Our Home Railways Part 4. The London, Brighton & South Coast , by W.J. Gordon, 1911 [ebook]


Paper- back book, 8.75”x  6”. 40pp, 3 color plates, 4 whole page black and white plates,  14 black and white photographs. One of the first, if not the first, “part-works” to deal with railways.



Launched at 9d per copy in August 1911 (although later issues carry paper stickers increasing price to 1/-) It was also about the first time that a quality railway publication was within the reach of a prudent schoolboy, prepared to sacrifice sherbet dips, gobstoppers, “The Magnet” and “Chatterbox” for a couple of weeks.  Each issue included a colour frontispiece of the railway’s crest, a full page colour print of one of the company’s passenger carriages, and a stunning double page spread of a locomotive. In this case one of Loco Supt. Douglas Earle Marsh’s impressive “Atlantics”. These were in fact “cousins” of the large boilered “Atlantics” introduced on the Great Northern Railwayby H.A Ivatt.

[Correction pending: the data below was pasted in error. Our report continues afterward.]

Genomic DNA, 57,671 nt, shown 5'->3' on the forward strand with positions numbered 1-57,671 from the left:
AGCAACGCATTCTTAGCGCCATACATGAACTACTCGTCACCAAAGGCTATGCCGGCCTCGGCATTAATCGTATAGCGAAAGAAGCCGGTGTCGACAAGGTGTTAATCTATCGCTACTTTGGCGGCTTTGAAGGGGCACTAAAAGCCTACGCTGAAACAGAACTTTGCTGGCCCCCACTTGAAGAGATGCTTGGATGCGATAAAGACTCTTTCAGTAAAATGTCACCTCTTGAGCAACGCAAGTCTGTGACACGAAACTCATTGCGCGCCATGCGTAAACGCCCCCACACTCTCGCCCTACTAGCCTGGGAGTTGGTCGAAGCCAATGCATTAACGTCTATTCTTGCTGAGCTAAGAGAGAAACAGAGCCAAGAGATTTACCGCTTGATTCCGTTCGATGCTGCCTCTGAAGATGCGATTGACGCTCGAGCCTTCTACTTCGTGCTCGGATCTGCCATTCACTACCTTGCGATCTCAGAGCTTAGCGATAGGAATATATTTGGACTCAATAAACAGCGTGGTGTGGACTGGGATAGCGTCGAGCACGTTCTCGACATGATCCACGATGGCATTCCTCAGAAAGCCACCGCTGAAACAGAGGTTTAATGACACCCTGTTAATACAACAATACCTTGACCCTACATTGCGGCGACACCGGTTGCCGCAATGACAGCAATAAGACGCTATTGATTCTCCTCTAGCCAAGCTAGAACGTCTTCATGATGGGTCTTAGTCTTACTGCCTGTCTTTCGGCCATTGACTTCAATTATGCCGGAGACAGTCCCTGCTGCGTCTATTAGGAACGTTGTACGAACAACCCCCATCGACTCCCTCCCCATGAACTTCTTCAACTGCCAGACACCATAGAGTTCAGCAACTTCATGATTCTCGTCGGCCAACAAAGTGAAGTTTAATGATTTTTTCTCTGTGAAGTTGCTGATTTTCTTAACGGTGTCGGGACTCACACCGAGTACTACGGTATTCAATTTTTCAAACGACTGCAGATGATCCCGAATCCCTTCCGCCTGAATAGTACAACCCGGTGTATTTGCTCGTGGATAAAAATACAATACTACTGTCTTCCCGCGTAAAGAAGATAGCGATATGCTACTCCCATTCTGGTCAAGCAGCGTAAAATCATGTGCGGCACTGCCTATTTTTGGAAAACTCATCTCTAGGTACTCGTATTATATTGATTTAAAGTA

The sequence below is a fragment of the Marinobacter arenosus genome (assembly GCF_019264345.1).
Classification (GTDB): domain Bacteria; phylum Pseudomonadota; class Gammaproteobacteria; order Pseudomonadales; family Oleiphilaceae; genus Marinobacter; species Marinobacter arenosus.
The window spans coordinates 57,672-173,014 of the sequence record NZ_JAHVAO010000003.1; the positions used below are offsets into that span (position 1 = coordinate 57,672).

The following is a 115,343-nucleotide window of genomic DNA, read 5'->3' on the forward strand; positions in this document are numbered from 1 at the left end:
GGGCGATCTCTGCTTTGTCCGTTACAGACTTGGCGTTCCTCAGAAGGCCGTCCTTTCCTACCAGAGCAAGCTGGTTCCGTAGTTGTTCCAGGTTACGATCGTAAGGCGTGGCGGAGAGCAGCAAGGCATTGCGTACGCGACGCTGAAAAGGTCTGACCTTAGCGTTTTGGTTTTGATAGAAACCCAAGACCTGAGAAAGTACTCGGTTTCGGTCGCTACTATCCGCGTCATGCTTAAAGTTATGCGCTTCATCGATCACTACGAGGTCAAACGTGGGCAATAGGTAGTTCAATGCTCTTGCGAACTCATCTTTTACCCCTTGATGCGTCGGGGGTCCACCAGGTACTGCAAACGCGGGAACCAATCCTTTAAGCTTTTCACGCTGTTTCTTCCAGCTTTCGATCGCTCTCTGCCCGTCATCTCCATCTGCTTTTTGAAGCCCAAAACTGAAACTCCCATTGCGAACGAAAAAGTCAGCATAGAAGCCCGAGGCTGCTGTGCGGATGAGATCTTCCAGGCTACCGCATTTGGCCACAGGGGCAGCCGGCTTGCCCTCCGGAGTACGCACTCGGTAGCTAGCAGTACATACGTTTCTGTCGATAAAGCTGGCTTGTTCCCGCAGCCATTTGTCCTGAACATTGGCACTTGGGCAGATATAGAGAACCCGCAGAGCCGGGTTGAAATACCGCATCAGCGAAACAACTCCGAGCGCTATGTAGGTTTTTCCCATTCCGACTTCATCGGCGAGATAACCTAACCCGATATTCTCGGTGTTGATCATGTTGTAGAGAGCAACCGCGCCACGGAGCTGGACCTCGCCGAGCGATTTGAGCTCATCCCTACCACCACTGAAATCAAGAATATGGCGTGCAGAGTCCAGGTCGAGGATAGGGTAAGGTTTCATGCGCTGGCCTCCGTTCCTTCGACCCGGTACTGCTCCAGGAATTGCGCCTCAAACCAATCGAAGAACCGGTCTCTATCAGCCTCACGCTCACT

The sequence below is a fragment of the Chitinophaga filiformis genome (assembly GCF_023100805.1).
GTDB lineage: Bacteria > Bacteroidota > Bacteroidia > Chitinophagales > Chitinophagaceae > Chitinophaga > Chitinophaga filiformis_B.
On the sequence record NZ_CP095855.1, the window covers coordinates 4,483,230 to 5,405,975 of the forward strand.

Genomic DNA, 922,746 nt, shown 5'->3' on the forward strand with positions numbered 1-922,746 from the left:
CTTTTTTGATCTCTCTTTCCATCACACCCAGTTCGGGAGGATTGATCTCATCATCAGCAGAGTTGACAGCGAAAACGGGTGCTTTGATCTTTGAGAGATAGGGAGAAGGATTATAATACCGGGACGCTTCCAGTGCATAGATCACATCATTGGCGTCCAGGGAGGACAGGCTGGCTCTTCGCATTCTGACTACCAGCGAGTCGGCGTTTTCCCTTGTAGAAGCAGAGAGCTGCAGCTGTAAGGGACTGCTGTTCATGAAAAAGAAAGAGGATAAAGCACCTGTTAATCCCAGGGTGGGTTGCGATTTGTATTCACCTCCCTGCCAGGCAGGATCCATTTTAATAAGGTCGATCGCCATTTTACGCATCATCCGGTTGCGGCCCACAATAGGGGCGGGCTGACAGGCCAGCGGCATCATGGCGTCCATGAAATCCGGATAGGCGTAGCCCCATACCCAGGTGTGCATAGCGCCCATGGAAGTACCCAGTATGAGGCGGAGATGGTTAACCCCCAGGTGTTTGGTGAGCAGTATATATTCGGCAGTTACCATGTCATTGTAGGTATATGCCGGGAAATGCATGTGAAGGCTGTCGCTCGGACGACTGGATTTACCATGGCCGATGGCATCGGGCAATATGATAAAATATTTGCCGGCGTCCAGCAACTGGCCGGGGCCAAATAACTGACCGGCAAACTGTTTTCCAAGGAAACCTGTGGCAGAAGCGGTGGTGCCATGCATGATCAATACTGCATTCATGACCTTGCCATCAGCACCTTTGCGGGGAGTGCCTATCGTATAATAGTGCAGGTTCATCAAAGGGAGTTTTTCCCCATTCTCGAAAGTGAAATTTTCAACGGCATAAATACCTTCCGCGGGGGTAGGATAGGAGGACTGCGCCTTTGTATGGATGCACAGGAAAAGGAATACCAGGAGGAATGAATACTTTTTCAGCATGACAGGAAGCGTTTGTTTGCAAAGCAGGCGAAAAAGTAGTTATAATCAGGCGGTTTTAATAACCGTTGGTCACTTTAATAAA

The relationship is explained by the fact that Marsh had been Ivatt’s works manager at Doncaster Plant when the first of the GN locos was being built and he had a hand in the design.  After his appointment to the Brighton job Ivatt sent him a set of the drawings, so obviously had valued Marsh’s contribution. Like the Doncaster engines, the Brighton machines gave an impression of compact power, although whether the Company with its comparatively short runs to Brighton, Portsmouth or Newhaven really needed these big tender engines is a moot point.

“Our Home Railways” was also issued as a two volume set, but these and two modern single volume reprints were less than satisfactory, in that for production reasons, the colour plates had to be “grouped” together, divorced from the text relating to theirrailways. One of the modern reprints even produced the colour plates in black & white… Worth having for the colour plates alone!



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